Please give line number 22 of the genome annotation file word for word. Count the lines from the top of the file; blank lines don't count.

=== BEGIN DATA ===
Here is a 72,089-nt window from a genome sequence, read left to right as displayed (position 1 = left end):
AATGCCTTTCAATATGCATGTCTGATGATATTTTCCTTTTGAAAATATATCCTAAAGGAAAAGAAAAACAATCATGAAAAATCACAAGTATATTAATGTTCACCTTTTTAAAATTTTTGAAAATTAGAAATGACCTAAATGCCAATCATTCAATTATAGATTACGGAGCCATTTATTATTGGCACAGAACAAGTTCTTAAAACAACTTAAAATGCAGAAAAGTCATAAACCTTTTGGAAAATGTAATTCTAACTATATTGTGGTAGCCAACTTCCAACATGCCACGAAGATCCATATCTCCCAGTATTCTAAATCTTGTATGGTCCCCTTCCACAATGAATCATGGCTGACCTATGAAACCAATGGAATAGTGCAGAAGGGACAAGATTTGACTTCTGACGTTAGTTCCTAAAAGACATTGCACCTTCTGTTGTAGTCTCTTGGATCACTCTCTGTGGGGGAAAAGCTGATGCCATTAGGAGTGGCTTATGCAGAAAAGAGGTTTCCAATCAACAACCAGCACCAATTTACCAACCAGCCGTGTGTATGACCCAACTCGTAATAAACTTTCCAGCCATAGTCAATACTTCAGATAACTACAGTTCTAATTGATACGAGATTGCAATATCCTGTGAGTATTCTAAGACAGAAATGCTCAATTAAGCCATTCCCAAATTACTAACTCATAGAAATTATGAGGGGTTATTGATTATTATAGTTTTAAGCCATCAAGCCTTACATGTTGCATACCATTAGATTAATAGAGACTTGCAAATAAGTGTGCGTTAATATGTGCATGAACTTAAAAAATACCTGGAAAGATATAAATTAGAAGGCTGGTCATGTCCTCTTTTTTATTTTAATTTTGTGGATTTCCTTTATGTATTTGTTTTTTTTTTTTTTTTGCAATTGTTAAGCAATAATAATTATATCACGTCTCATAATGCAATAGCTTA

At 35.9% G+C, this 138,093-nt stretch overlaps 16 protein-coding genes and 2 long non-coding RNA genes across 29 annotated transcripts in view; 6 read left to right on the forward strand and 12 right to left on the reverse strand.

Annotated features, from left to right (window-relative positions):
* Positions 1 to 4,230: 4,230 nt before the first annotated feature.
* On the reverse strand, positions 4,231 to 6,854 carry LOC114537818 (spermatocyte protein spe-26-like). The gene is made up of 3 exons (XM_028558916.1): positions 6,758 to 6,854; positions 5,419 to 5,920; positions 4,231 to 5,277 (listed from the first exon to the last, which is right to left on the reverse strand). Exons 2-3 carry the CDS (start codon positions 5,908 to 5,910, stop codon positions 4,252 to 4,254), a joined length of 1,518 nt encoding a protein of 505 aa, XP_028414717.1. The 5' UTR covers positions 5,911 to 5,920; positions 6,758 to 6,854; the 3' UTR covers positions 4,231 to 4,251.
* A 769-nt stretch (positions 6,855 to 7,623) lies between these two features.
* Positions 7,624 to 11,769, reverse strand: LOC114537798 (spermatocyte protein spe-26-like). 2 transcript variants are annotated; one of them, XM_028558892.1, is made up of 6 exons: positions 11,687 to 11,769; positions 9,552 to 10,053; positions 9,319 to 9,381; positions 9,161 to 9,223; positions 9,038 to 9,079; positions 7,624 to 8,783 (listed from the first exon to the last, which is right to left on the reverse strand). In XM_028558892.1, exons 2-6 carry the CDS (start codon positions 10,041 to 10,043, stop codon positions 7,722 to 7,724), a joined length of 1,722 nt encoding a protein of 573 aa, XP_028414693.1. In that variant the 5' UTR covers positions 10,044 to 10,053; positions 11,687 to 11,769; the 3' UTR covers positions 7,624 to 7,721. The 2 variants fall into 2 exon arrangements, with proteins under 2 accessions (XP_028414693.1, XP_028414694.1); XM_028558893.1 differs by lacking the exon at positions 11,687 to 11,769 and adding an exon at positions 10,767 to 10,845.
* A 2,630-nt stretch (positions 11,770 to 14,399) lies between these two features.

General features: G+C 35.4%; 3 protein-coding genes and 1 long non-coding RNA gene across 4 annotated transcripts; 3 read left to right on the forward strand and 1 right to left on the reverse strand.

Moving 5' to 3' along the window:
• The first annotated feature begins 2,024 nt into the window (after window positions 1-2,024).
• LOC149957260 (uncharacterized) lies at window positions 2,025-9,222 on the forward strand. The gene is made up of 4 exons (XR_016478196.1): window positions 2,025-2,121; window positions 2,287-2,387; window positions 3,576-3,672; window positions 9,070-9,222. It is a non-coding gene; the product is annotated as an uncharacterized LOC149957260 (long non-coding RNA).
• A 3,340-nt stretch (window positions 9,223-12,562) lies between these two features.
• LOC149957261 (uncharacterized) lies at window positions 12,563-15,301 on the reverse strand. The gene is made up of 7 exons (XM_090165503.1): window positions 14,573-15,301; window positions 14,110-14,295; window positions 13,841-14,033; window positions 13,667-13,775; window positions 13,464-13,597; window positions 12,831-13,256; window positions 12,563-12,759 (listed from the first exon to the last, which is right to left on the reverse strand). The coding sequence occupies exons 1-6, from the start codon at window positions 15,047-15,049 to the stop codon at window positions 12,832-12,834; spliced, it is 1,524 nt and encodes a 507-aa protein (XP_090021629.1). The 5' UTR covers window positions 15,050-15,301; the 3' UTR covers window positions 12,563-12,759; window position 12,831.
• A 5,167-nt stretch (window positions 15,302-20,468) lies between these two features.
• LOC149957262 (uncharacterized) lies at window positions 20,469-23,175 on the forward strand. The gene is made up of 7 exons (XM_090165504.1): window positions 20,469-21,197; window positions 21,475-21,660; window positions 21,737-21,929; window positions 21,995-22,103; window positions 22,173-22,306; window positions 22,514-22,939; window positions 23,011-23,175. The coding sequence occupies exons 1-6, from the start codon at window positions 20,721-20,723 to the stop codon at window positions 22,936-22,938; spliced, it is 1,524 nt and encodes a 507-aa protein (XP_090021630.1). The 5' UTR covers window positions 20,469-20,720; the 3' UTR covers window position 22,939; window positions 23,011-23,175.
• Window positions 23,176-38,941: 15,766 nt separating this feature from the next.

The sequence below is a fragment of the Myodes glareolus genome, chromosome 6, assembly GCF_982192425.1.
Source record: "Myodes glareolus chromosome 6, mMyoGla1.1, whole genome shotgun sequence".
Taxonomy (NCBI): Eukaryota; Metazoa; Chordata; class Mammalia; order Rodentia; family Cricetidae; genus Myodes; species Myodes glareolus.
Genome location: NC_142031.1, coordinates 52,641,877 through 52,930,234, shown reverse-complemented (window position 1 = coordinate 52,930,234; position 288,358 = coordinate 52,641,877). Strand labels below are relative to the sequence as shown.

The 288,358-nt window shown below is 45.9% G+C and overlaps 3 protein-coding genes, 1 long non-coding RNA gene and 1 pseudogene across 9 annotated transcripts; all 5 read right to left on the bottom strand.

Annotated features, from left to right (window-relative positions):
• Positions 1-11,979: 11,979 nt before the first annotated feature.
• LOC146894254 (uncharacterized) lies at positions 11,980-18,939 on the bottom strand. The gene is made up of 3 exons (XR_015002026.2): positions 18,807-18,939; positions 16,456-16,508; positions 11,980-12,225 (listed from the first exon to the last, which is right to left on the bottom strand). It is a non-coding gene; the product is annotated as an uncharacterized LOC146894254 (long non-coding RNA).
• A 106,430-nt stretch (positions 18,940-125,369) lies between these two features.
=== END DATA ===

Genome location: NC_142031.1, coordinates 52,641,877 through 52,930,234, shown reverse-complemented (window position 1 = coordinate 52,930,234; position 288,358 = coordinate 52,641,877). Strand labels below are relative to the sequence as shown.